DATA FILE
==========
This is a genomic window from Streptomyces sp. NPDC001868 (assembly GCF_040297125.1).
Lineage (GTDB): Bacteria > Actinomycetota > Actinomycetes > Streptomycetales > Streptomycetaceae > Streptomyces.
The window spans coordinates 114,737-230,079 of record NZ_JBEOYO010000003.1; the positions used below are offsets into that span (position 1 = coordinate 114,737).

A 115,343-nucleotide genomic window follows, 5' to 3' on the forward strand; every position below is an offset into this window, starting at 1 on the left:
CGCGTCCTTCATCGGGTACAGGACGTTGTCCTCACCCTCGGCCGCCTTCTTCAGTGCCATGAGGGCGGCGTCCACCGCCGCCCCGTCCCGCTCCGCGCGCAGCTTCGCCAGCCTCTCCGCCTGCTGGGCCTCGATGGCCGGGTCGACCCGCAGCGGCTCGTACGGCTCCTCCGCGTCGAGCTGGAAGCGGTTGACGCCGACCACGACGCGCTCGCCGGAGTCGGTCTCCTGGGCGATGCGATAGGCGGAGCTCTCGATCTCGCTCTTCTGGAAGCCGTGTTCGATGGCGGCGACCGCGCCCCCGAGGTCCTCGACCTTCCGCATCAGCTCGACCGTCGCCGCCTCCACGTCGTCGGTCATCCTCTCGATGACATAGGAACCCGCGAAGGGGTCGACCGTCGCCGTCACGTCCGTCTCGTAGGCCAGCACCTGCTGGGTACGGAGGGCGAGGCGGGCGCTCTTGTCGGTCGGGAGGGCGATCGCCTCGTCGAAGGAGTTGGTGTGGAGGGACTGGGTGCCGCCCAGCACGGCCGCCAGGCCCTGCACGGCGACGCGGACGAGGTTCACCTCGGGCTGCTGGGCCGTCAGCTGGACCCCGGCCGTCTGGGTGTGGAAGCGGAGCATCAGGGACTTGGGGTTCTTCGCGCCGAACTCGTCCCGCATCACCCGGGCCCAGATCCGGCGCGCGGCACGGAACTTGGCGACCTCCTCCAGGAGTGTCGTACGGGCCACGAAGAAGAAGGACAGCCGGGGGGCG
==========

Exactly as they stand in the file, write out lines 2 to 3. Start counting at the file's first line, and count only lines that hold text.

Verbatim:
Lineage (GTDB): Bacteria > Actinomycetota > Actinomycetes > Streptomycetales > Streptomycetaceae > Streptomyces.
The window spans coordinates 114,737-230,079 of record NZ_JBEOYO010000003.1; the positions used below are offsets into that span (position 1 = coordinate 114,737).